Not only does 5G connectivity provide increased bandwidth, but 5G network features also support network slicing, allowing IT administrators to tailor and prioritise security and bandwidth needs based on traffic type, ensuring that drivers, smartphone scrollers and everyone in between stay connected and secure.

Telematics and GPS, GNSS and AVL

5G for public transit is a key element to monitoring location and statistics associated with transportation. Telematics data such as tyre pressure, temperature, oil volume and even driving behaviours (sharp turns, hard breaking, etc) can be monitored remotely via a wireless broadband connection.

Additionally, most public transport vehicles use automatic vehicle locators (AVL) and computer-aided dispatch (CAD) systems that piggyback on the global positioning system/global navigation satellite system to provide exact vehicle coordinates for dispatch. Advanced public transit technologies use this information to automatically notify first responders, share vital information when an accident occurs, update virtual maps and route information, and more.

Security and signage at stops

While most public transport technologies tend to centre on the bells and whistles of an onboard experience, the uses of 5G WWAN also extend to stops and stations. Cellular broadband can provide connectivity for monitoring passenger traffic, updating digital signage with advertisements or schedule information, and connecting surveillance cameras — especially in remote locations that can’t benefit from the added security of nearby surveillance. Each of these use cases has the potential to improve rider safety and satisfaction.

One example is from the US, with Seattle-based King County Metro. Riders expected real-time updates about bus locations and arrival times delivered via the website, apps and digital signs, but without a continuous network connection, King County Metro had no way to take advantage of GPS or AVL data to deliver this information. Plus, the lack of reliable in-vehicle connectivity stifled the ability to control traffic priority or use a touchless payment system.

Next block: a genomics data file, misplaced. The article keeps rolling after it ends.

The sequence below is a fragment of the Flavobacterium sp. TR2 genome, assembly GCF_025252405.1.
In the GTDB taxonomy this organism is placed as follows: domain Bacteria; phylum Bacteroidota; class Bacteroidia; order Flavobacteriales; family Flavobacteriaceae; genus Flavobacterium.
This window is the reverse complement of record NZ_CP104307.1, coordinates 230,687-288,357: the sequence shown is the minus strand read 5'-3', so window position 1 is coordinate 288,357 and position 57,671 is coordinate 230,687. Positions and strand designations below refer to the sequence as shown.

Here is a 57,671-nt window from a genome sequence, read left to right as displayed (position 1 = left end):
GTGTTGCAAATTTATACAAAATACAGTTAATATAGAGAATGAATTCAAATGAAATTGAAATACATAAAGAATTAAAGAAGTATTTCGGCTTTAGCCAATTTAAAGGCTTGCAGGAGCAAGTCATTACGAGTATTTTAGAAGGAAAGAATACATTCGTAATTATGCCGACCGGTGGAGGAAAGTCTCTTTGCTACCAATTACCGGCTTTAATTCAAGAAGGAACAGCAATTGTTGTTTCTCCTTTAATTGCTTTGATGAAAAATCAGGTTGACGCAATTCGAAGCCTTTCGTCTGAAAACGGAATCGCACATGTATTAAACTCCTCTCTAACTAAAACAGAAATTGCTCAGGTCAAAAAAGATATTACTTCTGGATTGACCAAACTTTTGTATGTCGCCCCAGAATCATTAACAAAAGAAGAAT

By installing wireless routers on board its fleet of more than 1750 buses, King County Metro was not only able to meet riders’ expectations, but it also had access to NetCloud Manager, providing the ability to schedule and deploy updates across the entire fleet, simultaneously and remotely.

Another US example is with Valley Regional Transit in Idaho, which faced similar struggles when its 2G and 3G modems routinely lost connectivity. With each network failure, the ability to communicate with traffic signal priority (TSP) radios also failed, causing buses to fall behind schedule with limited ways to notify passengers of schedule changes. Installing new cellular broadband routers specifically designed for the unique needs of fleets gave Valley Regional Transit reliable connectivity throughout its service area to collect real-time data that improved efficiency and passenger expectations.

Public transportation technology: the future or frivolous?

The popularity of WWANs is in large part due to the flexibility of the network. Paired with the performance of a 5G network, it’s the perfect companion for public transportation. Cradlepoint’s NetCloud Service and wireless routers unlock the power of LTE and 5G for public transit to transform operations and rider experiences for a new era of public transit.

Image credit: Lukichev